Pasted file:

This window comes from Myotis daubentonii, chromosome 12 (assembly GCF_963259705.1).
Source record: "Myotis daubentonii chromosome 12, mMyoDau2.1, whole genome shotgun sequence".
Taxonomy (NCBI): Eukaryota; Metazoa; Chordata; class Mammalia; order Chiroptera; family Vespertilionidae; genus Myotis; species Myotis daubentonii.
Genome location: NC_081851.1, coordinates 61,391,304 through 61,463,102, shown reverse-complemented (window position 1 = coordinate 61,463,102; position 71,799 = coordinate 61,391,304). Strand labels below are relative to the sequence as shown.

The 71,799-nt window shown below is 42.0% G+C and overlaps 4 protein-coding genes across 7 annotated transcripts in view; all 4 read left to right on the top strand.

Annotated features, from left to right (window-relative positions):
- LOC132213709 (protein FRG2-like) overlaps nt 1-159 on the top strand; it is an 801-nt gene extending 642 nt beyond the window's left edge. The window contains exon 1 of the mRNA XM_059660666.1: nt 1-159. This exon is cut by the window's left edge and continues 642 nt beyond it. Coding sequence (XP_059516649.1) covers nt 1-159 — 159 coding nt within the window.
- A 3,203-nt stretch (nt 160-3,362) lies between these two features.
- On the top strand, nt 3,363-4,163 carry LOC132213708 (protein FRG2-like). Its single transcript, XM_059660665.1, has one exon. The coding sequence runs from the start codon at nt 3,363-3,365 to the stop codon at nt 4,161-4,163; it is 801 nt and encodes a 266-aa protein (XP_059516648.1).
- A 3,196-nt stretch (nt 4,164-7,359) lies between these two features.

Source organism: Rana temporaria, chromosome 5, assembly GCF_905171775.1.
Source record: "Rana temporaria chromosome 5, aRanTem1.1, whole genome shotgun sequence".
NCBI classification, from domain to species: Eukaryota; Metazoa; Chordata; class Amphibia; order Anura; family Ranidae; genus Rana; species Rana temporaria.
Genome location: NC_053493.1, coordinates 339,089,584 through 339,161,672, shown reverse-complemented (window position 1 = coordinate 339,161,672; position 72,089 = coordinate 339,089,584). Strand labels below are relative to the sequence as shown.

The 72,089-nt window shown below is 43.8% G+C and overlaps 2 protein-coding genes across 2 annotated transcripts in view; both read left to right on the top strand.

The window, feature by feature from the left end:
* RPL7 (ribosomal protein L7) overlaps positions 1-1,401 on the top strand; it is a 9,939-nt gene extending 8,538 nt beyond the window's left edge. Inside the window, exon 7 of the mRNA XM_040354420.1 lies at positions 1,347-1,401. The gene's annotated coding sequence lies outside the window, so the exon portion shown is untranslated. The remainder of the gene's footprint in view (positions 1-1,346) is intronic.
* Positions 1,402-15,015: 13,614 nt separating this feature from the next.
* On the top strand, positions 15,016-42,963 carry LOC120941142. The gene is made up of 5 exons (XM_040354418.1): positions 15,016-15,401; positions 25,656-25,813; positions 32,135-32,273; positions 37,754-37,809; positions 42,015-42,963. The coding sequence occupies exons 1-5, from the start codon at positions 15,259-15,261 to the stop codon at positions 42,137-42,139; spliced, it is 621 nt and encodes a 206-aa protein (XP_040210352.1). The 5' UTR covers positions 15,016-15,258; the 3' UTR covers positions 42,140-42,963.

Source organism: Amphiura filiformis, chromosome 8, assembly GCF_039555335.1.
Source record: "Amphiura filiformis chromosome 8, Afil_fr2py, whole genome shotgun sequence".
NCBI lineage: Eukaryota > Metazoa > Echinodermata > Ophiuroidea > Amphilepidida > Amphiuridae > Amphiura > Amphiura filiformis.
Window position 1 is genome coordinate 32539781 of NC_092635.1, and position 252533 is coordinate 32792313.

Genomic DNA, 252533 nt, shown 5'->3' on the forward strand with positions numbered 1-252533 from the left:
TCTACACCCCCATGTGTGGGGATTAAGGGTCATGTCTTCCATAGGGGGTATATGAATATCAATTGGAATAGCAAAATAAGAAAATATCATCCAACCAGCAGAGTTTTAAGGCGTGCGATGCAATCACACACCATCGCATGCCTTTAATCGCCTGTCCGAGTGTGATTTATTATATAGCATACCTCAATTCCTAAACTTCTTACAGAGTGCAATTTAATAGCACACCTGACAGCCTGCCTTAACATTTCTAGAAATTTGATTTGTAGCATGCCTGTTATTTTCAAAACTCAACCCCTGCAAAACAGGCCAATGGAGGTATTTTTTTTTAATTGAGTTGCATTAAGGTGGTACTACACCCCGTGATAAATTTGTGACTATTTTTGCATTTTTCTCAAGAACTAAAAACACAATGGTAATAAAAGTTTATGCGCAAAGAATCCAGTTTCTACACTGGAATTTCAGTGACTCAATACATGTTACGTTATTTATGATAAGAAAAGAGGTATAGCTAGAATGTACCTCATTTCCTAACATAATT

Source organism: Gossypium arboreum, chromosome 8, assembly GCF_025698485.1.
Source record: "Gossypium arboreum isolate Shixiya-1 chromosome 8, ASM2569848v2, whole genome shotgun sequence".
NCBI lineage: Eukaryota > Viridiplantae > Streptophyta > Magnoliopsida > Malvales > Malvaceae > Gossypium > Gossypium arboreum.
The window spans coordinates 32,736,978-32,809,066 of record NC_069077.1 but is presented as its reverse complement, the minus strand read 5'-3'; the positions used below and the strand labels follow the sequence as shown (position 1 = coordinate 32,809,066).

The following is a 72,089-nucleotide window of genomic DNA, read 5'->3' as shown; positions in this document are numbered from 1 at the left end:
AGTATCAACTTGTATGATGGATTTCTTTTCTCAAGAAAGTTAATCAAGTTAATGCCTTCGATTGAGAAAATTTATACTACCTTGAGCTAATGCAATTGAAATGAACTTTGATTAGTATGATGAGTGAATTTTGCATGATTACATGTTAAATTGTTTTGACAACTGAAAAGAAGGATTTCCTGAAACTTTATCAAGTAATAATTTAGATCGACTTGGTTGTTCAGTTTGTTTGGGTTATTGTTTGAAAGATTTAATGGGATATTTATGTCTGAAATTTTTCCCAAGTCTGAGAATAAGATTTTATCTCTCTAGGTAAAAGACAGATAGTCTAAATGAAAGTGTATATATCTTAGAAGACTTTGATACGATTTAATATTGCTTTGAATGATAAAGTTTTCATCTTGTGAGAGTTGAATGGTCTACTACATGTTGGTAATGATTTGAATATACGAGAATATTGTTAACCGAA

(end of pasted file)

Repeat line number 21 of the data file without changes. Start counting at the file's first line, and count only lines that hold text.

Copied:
Source record: "Amphiura filiformis chromosome 8, Afil_fr2py, whole genome shotgun sequence".